This article is part of Upstarta series about young companies taking advantage of new science and technology.
Several years ago, scientists studying aging at the Harvard Stem Cell Institute used a somewhat Frankensteinian technique known as parabiosis: surgically joining a young mouse and an old mouse to share blood, to see what would happen to the heart and brain. skeletal muscle tissue. They knew from previous research that putting young blood into old mice made them biologically younger, and that young mice exposed to old blood aged faster.
Harvard researchers Amy Wagers and Dr. Richard Lee found that the old mouse’s heart tissue had been repaired and rejuvenated, making it young again. In fact, the size of the old mouse’s heart had shrunk to that of a young heart.
“We all wonder, what is the magical matter in the blood?” said Lee Rubin, a professor of stem cell and regenerative medicine at Harvard and co-director of the neuroscience program at the Stem Cell Institute. The “magic” they identified was a protein, GDF11, one of tens of thousands produced in the human body. Dr. Rubin’s lab also found that GDF11 in mice stimulated the growth of new blood vessels in the brain and neurons in the hippocampus, a part of the brain associated with learning and memory. Dr. Wagers’ lab found that GDF11 also rejuvenated skeletal muscle tissue. The scientists’ findings were published in the journals Cell and Science in 2013 and 2014.
The obvious next question: Could GDF11 be harnessed to promote regeneration and repair in humans? In 2017, Drs. Rubin, Wagers and Lee, along with five others, founded the pharmaceutical startup Elevian with the goal of commercializing GDF11-based therapies to stop, delay or reverse diseases associated with aging. It’s a big step from mice to humans, but one that could have profound consequences.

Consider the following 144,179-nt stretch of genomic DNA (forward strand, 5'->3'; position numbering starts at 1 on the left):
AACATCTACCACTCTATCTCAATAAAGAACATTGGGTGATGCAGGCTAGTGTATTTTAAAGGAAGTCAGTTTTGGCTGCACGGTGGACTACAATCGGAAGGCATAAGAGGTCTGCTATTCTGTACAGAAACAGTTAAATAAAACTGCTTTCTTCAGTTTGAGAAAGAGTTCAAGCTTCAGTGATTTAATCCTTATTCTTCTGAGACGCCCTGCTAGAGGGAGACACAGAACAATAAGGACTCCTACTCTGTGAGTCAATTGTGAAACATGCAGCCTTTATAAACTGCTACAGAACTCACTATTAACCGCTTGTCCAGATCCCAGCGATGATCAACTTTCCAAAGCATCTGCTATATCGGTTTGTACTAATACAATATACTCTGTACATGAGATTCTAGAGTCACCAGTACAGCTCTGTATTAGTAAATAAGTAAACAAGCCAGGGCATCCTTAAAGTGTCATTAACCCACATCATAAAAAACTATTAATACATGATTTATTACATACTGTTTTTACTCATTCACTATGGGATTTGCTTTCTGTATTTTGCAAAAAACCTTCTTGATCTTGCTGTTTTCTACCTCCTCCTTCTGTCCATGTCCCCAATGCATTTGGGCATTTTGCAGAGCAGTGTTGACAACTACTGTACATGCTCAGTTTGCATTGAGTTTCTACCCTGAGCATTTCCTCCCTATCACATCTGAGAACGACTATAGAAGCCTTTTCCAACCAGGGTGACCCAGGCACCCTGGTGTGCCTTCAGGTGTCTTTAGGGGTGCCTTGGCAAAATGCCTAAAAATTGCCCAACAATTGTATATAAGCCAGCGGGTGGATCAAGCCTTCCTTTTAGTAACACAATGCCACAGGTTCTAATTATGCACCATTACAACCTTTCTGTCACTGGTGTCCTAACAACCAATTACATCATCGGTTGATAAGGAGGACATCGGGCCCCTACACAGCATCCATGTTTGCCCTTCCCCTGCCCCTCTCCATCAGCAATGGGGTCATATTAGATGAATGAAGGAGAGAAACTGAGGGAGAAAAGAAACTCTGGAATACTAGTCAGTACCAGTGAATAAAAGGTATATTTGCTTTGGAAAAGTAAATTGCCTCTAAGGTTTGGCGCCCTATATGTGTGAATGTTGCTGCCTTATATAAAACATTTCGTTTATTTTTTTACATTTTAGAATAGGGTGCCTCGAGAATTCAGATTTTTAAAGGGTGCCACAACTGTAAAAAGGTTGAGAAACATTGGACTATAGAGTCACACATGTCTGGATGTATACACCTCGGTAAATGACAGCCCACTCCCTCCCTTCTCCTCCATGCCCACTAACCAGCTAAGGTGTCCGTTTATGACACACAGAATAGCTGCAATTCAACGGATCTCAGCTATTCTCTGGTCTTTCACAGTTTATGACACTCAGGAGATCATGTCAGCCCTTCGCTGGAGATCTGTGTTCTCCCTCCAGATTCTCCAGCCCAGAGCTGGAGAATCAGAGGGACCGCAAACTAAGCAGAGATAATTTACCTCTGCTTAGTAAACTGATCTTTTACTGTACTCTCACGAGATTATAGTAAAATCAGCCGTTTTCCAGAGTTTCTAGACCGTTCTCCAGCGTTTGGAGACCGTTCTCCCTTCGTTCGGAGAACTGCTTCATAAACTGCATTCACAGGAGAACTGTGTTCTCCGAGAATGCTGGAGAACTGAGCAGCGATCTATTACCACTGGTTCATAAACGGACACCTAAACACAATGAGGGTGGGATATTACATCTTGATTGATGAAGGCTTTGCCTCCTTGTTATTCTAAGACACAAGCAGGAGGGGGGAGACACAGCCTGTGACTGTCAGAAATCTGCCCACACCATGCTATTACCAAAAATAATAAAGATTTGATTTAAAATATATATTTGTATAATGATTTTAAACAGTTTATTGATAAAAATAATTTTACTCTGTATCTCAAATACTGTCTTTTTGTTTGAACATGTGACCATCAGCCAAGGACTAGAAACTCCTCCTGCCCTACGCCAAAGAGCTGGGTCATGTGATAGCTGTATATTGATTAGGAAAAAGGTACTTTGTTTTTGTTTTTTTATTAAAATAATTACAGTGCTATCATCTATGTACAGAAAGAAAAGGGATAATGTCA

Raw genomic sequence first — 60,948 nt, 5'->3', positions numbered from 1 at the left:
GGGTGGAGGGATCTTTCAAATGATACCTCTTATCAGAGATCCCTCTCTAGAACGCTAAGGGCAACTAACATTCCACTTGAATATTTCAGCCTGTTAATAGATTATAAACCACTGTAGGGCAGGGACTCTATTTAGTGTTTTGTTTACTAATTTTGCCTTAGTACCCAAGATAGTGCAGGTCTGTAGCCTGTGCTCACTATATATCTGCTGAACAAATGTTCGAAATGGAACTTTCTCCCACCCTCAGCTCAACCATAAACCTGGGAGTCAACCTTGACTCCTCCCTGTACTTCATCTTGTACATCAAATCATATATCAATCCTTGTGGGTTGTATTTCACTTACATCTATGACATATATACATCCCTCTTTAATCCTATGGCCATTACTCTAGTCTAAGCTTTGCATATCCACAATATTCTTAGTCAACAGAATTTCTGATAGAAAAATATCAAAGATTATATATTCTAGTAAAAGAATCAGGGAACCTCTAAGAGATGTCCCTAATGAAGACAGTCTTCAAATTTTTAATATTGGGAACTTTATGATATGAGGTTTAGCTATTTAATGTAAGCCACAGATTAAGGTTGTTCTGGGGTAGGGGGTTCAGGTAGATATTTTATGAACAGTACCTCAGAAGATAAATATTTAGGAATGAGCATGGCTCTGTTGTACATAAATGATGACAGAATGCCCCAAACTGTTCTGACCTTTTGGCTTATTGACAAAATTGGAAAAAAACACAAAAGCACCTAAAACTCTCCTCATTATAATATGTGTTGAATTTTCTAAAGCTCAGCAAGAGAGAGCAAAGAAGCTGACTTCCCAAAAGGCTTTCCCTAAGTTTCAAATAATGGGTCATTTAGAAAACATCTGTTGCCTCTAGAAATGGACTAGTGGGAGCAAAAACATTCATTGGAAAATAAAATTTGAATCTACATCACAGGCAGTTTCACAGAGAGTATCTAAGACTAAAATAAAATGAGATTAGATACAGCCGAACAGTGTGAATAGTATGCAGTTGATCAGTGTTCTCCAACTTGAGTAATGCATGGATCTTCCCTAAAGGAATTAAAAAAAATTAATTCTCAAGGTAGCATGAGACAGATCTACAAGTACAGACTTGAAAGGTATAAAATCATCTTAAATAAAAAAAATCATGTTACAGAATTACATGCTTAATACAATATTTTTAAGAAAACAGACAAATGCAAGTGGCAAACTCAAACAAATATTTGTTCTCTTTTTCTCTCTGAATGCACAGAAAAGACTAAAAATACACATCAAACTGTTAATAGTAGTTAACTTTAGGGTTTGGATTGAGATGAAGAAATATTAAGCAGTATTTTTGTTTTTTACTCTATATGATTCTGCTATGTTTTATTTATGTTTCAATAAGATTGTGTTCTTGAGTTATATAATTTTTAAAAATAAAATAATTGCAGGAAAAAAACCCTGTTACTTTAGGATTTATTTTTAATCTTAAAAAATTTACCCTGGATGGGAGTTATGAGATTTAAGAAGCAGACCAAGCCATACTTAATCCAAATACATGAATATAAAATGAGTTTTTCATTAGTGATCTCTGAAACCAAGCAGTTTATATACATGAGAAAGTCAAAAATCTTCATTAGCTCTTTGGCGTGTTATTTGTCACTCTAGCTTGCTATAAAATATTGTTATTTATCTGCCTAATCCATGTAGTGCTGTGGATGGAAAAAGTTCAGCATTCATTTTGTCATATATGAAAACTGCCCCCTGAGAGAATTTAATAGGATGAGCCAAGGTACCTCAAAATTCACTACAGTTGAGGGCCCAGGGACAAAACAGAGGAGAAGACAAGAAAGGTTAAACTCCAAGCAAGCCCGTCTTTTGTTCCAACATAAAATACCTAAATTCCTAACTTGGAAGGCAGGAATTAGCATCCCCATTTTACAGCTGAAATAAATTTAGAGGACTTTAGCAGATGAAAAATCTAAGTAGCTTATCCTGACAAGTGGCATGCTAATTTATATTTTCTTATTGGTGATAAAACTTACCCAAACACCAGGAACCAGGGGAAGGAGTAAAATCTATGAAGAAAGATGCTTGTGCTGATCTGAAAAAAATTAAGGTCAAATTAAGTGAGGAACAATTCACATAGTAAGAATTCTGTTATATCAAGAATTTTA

“We are interested in proteins like GDF11 that are excreted into the bloodstream because they can cause changes throughout the body,” said Dr. Mark Allen, CEO of Elevian. “And those are the kind of changes we want.”
Dr. Allen started his first healthcare business while in medical school at the University of California, Los Angeles, leaving his residency position in 2000 to start a second. In early 2017, he and his investment partner, economist Sebastian Giwa, were looking to start a new one that would develop therapies targeting the degenerative processes involved in ageing. They looked at two dozen potential research projects before settling on GDF11.
“I had the idea that aging itself could be a target for therapeutic intervention,” said Dr. Allen, “because if we focus on one aspect of the aging process, then we have the potential to treat many different diseases.”
Initial research on the rejuvenating properties of GDF11 has received some rejection from the scientific community. In 2015, after Dr. Wagers and Dr. Lee published their results, a group of researchers led by David Glass, the executive director of the Novartis Biomedical Research Institutes in Cambridge, Massachusetts, at the time, questioned the accuracy of their findings in an article in the journal Cell Metabolism. The Harvard researchers later countered the Novartis team’s findings in another paper published that same year in the journal Circulation Research, in which the Harvard researchers cited a problem with the Novartis team’s findings.
Dr. Glass, who now works at the biotech company Regeneron, said in a recent email supporting his original work, which showed that GDF11 inhibits, rather than helps, muscle regeneration. But, he added, “our work still leaves open the possibility that GDF11 may have positive effects in particular settings.”
Dr. Allen said that since the original controversy, the Elevian research team has replicated and expanded on their original findings in multiple studies, but none have yet been published in peer-reviewed journals. However, institutions not related to Elevian have conducted and published many preclinical studies demonstrating the therapeutic efficacy of rGDF11 (the laboratory-developed form of GDF11) in the treatment of age-related diseases.
The company is on track to begin human clinical trials in the first quarter of 2023 and has raised $58 million in two rounds of funding, with another round scheduled for mid-2023.